I have had three sexual encounters during the last two years of the pandemic. I had known all of them for some time through chats and telephone calls which helped build trust that they are following some sort of safety protocols.
My family did not reject my sexuality but they definitely avoided it. It felt like I never came out.
My first pandemic date was with a doctor who came with a COVID-negative report, which made it easy to say yes. We went for a drive, and he suggested a place in the woods. We ventured in, kissed, and felt each other before I dropped him back at the hospital. The second date came at the end of the first wave earlier this year. G lives with his elderly parents and sanitised his hands every 15 minutes on our first date, much to my annoyance. He didn’t want sex, but he was keen on getting a full body massage. I jumped at the idea of connecting with a male body without sexual favours. And I love giving an oil massage. We had a good, sensual experience as my fingers sent ripples through his skin and a meditative instrumental score played in the background, allowing him to relax.
The third date was the most ill-planned. The second wave was at its peak when my brother and his family came to stay with us for a month. The already-restrained living felt more limited. I couldn’t find time for friends and had to attend to escalated familial duties. A cousin was about to get married in two days, the fact of which dominated all our conversations. The feeling of an oppressive heteronormativity became more intense. Now that I look back, I see that the third date was my escape, my rebellion against the denial of identity and a heterosexual family setup.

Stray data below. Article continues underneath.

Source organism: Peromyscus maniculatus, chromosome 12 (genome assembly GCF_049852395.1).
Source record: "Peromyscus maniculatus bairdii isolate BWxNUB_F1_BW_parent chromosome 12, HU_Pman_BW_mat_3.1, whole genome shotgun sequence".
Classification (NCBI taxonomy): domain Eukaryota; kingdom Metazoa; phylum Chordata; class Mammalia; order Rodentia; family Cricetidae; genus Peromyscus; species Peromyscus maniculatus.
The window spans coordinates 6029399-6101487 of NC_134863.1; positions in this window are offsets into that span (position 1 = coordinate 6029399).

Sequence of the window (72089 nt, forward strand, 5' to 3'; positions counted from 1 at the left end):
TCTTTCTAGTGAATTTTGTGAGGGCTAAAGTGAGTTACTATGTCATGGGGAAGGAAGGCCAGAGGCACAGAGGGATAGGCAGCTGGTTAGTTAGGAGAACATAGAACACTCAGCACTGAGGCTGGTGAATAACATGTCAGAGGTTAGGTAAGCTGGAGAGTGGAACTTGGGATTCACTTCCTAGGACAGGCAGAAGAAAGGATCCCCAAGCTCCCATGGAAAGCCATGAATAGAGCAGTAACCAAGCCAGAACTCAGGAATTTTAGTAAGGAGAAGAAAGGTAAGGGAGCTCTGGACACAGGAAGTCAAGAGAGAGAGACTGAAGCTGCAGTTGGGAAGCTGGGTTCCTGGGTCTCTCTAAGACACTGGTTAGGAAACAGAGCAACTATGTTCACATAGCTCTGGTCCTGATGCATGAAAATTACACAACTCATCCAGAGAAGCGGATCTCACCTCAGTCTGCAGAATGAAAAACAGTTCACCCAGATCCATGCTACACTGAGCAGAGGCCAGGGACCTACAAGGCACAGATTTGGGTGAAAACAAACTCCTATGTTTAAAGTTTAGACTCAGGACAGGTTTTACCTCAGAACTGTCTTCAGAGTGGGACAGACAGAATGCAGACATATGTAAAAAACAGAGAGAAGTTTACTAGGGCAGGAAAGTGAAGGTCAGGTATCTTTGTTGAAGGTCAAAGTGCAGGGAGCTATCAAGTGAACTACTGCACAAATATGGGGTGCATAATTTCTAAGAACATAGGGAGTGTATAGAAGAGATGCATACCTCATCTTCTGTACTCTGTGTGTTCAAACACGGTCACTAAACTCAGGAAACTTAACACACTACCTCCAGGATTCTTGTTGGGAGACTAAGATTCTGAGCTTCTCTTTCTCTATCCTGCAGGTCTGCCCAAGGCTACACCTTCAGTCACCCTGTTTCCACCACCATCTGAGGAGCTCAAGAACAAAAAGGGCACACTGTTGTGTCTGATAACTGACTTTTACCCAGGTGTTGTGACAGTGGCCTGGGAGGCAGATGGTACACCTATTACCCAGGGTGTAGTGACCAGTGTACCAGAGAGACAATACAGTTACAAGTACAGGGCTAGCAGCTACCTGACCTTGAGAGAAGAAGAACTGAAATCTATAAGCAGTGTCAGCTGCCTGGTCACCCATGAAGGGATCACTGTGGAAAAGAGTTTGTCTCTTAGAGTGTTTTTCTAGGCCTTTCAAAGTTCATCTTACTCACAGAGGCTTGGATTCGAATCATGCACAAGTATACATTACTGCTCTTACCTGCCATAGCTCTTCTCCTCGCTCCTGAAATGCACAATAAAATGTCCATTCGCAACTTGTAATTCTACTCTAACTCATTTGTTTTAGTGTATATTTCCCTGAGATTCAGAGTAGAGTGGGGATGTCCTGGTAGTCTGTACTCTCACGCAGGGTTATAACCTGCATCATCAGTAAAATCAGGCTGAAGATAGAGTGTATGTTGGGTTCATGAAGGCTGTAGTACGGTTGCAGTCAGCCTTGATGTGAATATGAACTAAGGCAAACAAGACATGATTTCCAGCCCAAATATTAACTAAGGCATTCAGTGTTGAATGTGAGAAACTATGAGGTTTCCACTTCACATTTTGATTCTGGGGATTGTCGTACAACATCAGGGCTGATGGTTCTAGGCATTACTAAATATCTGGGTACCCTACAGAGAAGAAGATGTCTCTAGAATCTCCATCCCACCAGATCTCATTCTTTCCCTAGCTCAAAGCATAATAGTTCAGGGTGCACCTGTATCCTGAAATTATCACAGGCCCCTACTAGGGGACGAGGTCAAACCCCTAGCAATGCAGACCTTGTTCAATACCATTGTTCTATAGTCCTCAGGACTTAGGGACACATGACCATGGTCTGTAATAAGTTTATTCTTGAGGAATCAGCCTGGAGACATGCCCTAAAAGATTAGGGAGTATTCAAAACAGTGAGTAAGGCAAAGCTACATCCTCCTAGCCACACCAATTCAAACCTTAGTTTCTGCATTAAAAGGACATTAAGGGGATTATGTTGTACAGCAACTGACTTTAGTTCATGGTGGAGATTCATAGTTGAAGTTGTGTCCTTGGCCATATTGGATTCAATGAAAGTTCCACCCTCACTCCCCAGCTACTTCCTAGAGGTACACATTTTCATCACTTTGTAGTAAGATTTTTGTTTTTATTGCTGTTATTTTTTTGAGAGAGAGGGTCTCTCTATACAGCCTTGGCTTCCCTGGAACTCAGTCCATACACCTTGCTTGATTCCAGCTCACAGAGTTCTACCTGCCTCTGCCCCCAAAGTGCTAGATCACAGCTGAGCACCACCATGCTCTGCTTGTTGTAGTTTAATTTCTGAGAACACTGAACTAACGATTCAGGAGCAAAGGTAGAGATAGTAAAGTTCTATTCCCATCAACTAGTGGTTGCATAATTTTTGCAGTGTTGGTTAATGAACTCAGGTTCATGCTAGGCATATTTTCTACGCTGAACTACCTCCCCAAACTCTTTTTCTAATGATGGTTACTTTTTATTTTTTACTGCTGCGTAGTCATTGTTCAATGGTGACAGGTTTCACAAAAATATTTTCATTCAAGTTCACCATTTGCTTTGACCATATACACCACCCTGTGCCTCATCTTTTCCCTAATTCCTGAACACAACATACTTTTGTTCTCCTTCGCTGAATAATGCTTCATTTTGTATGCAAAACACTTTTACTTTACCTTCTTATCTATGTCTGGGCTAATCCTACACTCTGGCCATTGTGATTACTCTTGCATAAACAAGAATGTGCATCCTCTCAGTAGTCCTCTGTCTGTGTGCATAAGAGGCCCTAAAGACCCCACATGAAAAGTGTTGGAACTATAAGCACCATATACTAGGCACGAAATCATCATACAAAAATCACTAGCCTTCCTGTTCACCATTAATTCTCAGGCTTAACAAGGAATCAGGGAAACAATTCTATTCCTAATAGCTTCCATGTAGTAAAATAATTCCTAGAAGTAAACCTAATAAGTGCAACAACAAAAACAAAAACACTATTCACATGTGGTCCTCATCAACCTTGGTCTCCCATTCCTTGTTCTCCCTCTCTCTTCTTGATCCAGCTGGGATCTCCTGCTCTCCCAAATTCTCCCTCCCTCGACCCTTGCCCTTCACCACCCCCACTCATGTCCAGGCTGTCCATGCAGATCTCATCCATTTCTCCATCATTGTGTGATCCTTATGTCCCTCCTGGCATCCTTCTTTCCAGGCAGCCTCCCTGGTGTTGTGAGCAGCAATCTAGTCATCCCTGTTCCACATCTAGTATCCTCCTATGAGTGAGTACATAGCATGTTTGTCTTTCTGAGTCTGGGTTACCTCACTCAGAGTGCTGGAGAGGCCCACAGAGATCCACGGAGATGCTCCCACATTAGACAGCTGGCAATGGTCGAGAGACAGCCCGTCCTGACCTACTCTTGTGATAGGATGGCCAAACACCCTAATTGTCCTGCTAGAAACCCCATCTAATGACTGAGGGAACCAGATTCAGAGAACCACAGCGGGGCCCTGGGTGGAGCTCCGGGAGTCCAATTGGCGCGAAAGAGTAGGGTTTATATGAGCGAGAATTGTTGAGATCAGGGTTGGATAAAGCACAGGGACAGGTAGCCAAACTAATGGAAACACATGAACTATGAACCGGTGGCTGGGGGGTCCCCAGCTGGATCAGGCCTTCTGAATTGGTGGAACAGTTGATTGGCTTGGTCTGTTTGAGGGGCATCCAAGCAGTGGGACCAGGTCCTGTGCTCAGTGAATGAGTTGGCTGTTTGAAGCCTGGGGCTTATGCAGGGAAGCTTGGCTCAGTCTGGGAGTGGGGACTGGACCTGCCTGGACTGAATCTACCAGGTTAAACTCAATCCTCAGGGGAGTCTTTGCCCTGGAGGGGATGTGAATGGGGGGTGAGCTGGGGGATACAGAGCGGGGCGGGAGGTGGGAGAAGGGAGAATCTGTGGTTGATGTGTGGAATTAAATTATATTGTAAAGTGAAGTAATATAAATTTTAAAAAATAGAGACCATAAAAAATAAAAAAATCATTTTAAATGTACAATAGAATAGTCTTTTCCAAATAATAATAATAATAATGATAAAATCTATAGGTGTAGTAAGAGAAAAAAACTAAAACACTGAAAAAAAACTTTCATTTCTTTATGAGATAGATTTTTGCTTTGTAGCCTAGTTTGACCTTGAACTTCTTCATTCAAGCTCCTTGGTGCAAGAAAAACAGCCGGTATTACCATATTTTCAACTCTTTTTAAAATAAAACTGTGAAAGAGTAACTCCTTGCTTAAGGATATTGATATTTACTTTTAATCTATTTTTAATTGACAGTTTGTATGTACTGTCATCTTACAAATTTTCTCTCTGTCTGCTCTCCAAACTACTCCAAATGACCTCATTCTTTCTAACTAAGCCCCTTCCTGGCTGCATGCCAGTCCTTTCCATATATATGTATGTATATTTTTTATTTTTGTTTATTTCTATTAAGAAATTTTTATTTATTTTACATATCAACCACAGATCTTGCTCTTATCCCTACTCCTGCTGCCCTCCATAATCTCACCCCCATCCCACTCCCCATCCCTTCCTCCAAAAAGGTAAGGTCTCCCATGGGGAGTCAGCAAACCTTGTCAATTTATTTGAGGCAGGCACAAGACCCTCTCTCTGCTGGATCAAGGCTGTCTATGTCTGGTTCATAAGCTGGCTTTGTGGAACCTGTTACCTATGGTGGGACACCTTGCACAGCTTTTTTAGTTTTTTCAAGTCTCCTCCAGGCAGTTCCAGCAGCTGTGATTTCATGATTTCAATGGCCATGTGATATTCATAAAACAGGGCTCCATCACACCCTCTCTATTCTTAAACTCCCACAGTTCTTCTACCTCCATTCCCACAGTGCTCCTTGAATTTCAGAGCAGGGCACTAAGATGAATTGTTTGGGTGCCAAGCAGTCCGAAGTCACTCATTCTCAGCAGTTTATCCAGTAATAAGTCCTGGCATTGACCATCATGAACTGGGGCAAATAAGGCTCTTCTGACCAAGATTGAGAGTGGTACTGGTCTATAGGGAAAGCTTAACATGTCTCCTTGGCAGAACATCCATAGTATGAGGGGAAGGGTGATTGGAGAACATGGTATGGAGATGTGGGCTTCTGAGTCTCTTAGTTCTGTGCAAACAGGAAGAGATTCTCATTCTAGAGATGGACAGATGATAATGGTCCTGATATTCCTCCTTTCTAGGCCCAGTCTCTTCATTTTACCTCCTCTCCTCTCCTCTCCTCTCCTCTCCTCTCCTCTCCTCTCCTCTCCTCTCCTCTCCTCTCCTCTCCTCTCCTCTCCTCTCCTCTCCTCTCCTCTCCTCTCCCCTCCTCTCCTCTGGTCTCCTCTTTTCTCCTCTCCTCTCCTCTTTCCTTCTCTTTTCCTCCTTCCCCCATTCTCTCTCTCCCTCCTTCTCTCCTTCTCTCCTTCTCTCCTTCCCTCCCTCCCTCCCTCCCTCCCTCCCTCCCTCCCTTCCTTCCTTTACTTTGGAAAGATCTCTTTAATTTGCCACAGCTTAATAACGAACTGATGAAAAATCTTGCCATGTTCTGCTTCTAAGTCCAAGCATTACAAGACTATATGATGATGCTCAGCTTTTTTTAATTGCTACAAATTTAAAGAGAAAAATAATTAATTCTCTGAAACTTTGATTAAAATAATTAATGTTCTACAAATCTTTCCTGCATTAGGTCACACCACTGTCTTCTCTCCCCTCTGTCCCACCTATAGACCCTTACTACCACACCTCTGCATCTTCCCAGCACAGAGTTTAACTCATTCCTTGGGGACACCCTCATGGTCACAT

Now that I look back, I see that the third date was my escape, my rebellion against the denial of identity and a heterosexual family setup
I lied at home about an official meeting and drove to his place. We decided to keep it safe and went for a drive. An hour later, a connection was already established as he opened his heart to me. I had to drop him off at home, but went in for tea and biscuits. We sat in the courtyard and the muggy evening made him lose his shirt. I gasped. His stocky body and warm smile was inviting. We ended up on the bed, kissing passionately. My mind was frantically flitting between the risks of infection and the possibilities of love. It remained a half-hearted experience.
“You seemed too controlled,” A. texted me later that night.
“Yes, I was scared but also craved you,” I replied.
Even after my family tested positive after a few days, A. didn’t show any symptoms. He didn’t get tested, either. He felt guilty nevertheless at the possibility of giving me the virus. Yes, I had the most intimate time with him, which makes him the prime suspect, but the virus could have come from anywhere else.
Can I be absolved of risky behaviour? No.
Am I taking refuge in my marginalised queer identity to rationalise and defend my actions? Maybe.
The only way I could deal with this guilt was to proactively care for everyone at home. Consulting the doctors, arranging medicines, scheduling tests, monitoring oxygen levels, ordering food and managing the house while dealing with my own mental and physical health was exhausting to say the least. But it was also cathartic, especially when all of us sailed through with only some minor hiccups.